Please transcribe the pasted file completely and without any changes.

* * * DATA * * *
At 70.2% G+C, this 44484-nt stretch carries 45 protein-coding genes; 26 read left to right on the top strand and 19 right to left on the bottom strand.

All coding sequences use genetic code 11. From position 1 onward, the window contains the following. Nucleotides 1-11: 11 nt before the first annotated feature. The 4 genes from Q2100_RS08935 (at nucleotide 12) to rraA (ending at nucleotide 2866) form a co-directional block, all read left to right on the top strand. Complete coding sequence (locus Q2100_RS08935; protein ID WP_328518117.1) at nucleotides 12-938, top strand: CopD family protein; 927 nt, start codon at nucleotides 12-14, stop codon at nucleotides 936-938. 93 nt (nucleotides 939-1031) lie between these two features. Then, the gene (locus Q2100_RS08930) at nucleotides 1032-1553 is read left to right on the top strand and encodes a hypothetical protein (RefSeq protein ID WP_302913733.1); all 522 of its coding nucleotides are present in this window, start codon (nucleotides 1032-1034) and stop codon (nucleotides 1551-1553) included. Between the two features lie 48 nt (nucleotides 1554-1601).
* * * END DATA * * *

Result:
At 70.2% G+C, this 44484-nt stretch carries 45 protein-coding genes; 26 read left to right on the top strand and 19 right to left on the bottom strand.

All coding sequences use genetic code 11. From position 1 onward, the window contains the following. Nucleotides 1-11: 11 nt before the first annotated feature. The 4 genes from Q2100_RS08935 (at nucleotide 12) to rraA (ending at nucleotide 2866) form a co-directional block, all read left to right on the top strand. Complete coding sequence (locus Q2100_RS08935; protein ID WP_328518117.1) at nucleotides 12-938, top strand: CopD family protein; 927 nt, start codon at nucleotides 12-14, stop codon at nucleotides 936-938. 93 nt (nucleotides 939-1031) lie between these two features. Then, the gene (locus Q2100_RS08930) at nucleotides 1032-1553 is read left to right on the top strand and encodes a hypothetical protein (RefSeq protein ID WP_302913733.1); all 522 of its coding nucleotides are present in this window, start codon (nucleotides 1032-1034) and stop codon (nucleotides 1551-1553) included. Between the two features lie 48 nt (nucleotides 1554-1601).